Ga. water source gets federal relief
Plan reduces flow from Lake Lanier
ATLANTA - Federal biologists signed off on a plan yesterday to reduce the flow of water from Lake Lanier, the main water source for Atlanta and the focal point of a three-state water fight as the Southeast contends with a historic drought.
The US Fish and Wildlife Service decided that federally protected mussels can live with less water from Lanier, which could allow drought-stricken Georgia to keep more water in the drying lake.
The Army Corps of Engineers immediately reduced the flow of water from Lanier to Florida by 5 percent, and said it could cut it by 17 percent depending on lake levels.
"We feel like we've got the most flexible system to meet the needs, from the headwaters of Lake Lanier down to Apalachicola Bay," Brigadier General Joseph Schroedel said.
Governor Sonny Perdue of Georgia has criticized the federal government for continuing what he calls excessive water releases from north Georgia reservoirs even as the drought threatens Atlanta's water supplies.
The fast-growing Atlanta region relies on the lake for drinking water. But power plants in Florida and Alabama depend on healthy river flows, as do farms, commercial fisheries, industrial users, and municipalities. The corps is also required to release adequate flows to ensure habitats for species protected by the Endangered Species Act, such as the mussels.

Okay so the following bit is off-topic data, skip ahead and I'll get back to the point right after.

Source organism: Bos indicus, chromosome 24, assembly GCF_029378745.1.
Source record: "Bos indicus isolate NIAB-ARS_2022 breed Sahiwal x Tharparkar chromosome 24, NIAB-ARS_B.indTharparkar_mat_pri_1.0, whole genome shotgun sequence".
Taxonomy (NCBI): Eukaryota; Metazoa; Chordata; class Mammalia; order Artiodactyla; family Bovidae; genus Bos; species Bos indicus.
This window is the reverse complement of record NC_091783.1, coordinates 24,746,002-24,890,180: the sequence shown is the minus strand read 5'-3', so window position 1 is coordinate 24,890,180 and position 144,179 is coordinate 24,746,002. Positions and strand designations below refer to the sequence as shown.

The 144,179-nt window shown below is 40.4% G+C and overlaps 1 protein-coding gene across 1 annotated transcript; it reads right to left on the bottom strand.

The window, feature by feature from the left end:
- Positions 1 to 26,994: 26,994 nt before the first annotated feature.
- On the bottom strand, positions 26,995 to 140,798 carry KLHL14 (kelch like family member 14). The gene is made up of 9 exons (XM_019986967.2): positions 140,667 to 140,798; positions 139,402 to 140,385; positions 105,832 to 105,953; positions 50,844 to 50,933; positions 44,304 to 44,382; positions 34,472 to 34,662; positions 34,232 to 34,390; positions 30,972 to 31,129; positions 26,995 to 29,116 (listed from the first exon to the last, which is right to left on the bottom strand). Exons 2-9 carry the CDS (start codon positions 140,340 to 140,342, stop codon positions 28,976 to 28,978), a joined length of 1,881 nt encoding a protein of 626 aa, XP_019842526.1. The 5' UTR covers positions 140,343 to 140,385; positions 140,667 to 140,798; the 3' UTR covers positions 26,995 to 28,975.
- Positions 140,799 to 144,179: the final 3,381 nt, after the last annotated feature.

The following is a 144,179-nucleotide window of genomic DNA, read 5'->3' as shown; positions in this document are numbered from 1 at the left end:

Florida and Alabama have balked at Georgia's effort to keep more water, arguing that its demands were unreasonable and that reducing the flows downstream could cripple their economies. Alabama seemed mollified by the corps' decision, as Governor Bob Riley said he was "very satisfied and very pleased."
But Florida environmental commissioner Michael Sole said the decision "further jeopardizes the threatened and endangered species" and "starves the overall health of the fragile ecosystem."
Federal officials said the states have promised to collaborate on a long-term water pact.
"They're all neighbors, they're all working together," Interior Secretary Dirk Kempthorne said.
Meanwhile in Washington, a panel of federal appeals judges questioned whether the corps has the authority to divide portions of the lake for drinking water instead of producing power.
In one of seven active lawsuits, lawyers for all three states argued before the panel over a 2003 settlement in which the corps agreed to allow Georgia to use nearly 25 percent of Lanier for drinking water storage.
The long-term agreement, which has not yet been implemented, is a linchpin of Georgia's water plans for the coming decades. Currently, the state gets water from Lanier under smaller, short-term contracts.